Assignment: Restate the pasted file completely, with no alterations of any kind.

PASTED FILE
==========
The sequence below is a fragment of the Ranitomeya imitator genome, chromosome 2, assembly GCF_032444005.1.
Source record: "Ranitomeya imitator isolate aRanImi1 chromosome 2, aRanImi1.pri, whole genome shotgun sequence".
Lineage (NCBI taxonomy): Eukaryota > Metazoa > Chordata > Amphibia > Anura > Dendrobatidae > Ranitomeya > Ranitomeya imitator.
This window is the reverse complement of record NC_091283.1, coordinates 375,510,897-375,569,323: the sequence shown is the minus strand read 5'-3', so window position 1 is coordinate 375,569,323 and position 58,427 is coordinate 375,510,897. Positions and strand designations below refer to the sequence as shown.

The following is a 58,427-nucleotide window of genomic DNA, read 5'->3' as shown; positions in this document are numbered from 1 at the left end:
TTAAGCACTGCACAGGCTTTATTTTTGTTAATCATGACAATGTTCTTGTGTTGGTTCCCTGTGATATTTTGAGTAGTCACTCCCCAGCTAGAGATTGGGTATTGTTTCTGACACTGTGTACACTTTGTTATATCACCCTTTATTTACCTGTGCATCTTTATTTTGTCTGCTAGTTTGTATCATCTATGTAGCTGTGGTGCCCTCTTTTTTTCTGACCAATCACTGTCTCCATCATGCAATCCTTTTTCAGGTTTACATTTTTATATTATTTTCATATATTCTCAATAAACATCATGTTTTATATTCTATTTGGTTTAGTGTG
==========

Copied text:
The sequence below is a fragment of the Ranitomeya imitator genome, chromosome 2, assembly GCF_032444005.1.
Source record: "Ranitomeya imitator isolate aRanImi1 chromosome 2, aRanImi1.pri, whole genome shotgun sequence".
Lineage (NCBI taxonomy): Eukaryota > Metazoa > Chordata > Amphibia > Anura > Dendrobatidae > Ranitomeya > Ranitomeya imitator.
This window is the reverse complement of record NC_091283.1, coordinates 375,510,897-375,569,323: the sequence shown is the minus strand read 5'-3', so window position 1 is coordinate 375,569,323 and position 58,427 is coordinate 375,510,897. Positions and strand designations below refer to the sequence as shown.

The following is a 58,427-nucleotide window of genomic DNA, read 5'->3' as shown; positions in this document are numbered from 1 at the left end:
TTAAGCACTGCACAGGCTTTATTTTTGTTAATCATGACAATGTTCTTGTGTTGGTTCCCTGTGATATTTTGAGTAGTCACTCCCCAGCTAGAGATTGGGTATTGTTTCTGACACTGTGTACACTTTGTTATATCACCCTTTATTTACCTGTGCATCTTTATTTTGTCTGCTAGTTTGTATCATCTATGTAGCTGTGGTGCCCTCTTTTTTTCTGACCAATCACTGTCTCCATCATGCAATCCTTTTTCAGGTTTACATTTTTATATTATTTTCATATATTCTCAATAAACATCATGTTTTATATTCTATTTGGTTTAGTGTG